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An estimated 126,000 gallons of crude oil have been spilled into the Pacific Ocean near Huntington Beach, California. On Saturday, October, 2, it was reported that an oil rig located four and a half miles offshore was responsible for the environmental disaster. Beaches in Huntington, Newport ands Laguna were forced to close as a result.

"Sadly, once the oil is spilled it is too late. As we are again learning in Southern California, once the disaster has occurred we can only try to minimize the damage," said Dr. Chad Nelsen, CEO of the Surfrider Foundation. "That is why the Surfrider Foundation has consistently opposed new offshore oil drilling and we ask you to join us in that opposition. We need a strong public response to combat special interests that are constantly pressing for more drilling along our precious coastlines."

It was just last week in Huntington that Griffin Colapinto and Caitlin Simmers celebrated their career-best wins at the US Open of Surfing Huntington Beach presented by Shiseido. And now, sadly, surfing, tourism and the areas diverse wildlife are all dramatically affected.

As of press time, the oil spill is now washing up on beaches in northern Orange County as a 13-mile wide oil slick is floating off the coast. On Sunday morning, city officials issued a closure of the beaches from Huntington Beach Pier down to Newport Beach to protect its citizens from the hazardous chemicals in the oil washing up on shore, showing not only ecological but recreational damage.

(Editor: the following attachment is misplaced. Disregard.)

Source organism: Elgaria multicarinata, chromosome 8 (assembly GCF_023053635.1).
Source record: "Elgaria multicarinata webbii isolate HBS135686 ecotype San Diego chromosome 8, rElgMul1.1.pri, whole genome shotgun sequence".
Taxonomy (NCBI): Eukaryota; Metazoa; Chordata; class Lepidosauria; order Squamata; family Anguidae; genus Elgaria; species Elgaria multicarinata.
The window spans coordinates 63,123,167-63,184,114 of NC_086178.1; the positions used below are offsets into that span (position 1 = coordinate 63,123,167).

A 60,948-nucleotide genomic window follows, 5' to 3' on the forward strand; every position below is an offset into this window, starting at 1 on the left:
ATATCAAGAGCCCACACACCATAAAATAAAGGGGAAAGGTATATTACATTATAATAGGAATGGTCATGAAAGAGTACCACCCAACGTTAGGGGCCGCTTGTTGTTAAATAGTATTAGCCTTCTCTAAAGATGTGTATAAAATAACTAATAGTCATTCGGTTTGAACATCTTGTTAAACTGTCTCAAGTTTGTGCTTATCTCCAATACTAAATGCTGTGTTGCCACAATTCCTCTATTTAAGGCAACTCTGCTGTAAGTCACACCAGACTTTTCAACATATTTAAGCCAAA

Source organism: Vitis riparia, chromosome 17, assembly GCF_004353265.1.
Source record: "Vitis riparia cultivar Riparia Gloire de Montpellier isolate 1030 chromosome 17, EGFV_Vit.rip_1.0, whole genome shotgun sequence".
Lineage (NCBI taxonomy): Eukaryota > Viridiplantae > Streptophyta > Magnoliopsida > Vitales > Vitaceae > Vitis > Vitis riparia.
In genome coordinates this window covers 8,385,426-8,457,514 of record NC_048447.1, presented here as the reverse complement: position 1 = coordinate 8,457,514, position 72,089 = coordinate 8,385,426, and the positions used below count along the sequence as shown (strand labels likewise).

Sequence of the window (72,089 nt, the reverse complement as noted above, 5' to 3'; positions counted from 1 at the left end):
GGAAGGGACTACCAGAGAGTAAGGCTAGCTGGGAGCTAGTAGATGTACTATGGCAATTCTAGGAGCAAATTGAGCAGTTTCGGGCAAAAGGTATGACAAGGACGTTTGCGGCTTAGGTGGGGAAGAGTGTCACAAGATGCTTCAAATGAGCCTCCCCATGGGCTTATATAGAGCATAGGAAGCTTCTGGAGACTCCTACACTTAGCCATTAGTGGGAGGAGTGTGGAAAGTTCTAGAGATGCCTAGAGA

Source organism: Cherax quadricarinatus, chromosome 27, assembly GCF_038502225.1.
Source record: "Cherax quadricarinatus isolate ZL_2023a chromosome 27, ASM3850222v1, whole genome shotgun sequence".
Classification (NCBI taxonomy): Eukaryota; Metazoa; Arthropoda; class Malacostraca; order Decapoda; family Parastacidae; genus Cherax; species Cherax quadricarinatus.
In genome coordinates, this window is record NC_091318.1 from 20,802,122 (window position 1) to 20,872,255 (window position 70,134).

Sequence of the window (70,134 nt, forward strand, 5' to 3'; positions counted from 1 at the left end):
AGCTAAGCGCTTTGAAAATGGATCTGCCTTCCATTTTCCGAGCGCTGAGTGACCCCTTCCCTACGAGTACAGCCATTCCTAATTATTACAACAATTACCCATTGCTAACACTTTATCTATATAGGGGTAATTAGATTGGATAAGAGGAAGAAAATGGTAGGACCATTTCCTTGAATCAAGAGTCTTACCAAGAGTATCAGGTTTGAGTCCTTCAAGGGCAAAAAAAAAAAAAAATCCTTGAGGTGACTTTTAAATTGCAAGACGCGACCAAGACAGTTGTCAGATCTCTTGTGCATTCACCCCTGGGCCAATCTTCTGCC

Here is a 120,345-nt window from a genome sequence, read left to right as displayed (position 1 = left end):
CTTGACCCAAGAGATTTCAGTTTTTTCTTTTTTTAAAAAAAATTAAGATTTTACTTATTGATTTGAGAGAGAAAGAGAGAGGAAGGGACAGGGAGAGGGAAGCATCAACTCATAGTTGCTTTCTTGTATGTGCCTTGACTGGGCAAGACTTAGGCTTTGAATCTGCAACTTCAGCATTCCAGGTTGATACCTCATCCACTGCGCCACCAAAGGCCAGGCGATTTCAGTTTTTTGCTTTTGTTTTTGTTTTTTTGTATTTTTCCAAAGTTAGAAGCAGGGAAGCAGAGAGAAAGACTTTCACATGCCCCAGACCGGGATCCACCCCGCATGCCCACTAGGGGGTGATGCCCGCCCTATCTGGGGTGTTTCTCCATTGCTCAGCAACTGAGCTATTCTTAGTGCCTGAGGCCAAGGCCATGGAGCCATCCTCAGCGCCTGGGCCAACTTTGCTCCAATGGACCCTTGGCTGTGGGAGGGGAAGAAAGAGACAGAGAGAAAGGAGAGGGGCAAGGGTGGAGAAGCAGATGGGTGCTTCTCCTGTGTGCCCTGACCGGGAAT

"The public is discouraged from actively participating in the clean up or trying to save oiled wildlife because the oil is highly toxic and you can cause more harm than good," reads a statement released by Surfrider. "It is imperative that only those with the proper training are involved with the cleanup. Members of the public should not go near the spill, as oil contains dangerous chemicals. The public can help by reporting oil or wildlife sightings and taking photos to document the disaster."

The platform is owned by Houston-based Amplify Energy. According to multiple news reports, they notified the Coast Guard on Saturday morning that a team noticed a sheen in the water while performing a routine line inspection.

The spill is approximately the same size as the one that occurred at Refugio Beach up in Santa Barbara back in 2015. Unfortunately, this isn't the first time Huntington has suffered from an oil spill. In 1990, an oil tanker ran over its anchor, puncturing its hull and spilling more than 417,000 gallons of crude oil.

It can take weeks to months in order to assess the actual damage of the spill, but the hazards of offshore oil and gas drilling are already apparent.

To read more about the spill visit www.Surfrider.org.

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